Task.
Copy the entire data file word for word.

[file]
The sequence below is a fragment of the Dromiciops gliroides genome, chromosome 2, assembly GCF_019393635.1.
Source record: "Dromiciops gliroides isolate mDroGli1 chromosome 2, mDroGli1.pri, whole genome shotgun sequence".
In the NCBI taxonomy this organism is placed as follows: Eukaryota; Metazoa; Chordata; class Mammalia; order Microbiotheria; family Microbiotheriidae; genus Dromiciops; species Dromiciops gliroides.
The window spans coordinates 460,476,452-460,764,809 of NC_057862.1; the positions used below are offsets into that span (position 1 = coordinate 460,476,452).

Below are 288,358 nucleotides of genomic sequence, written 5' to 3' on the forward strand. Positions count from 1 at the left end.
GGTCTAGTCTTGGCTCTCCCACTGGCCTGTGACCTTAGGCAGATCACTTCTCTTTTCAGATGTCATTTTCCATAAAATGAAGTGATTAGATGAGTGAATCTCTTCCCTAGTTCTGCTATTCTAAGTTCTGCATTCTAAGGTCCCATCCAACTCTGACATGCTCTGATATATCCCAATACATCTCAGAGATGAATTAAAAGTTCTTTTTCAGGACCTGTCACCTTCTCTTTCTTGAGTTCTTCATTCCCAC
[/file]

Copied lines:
The sequence below is a fragment of the Dromiciops gliroides genome, chromosome 2, assembly GCF_019393635.1.
Source record: "Dromiciops gliroides isolate mDroGli1 chromosome 2, mDroGli1.pri, whole genome shotgun sequence".
In the NCBI taxonomy this organism is placed as follows: Eukaryota; Metazoa; Chordata; class Mammalia; order Microbiotheria; family Microbiotheriidae; genus Dromiciops; species Dromiciops gliroides.
The window spans coordinates 460,476,452-460,764,809 of NC_057862.1; the positions used below are offsets into that span (position 1 = coordinate 460,476,452).

Below are 288,358 nucleotides of genomic sequence, written 5' to 3' on the forward strand. Positions count from 1 at the left end.
GGTCTAGTCTTGGCTCTCCCACTGGCCTGTGACCTTAGGCAGATCACTTCTCTTTTCAGATGTCATTTTCCATAAAATGAAGTGATTAGATGAGTGAATCTCTTCCCTAGTTCTGCTATTCTAAGTTCTGCATTCTAAGGTCCCATCCAACTCTGACATGCTCTGATATATCCCAATACATCTCAGAGATGAATTAAAAGTTCTTTTTCAGGACCTGTCACCTTCTCTTTCTTGAGTTCTTCATTCCCAC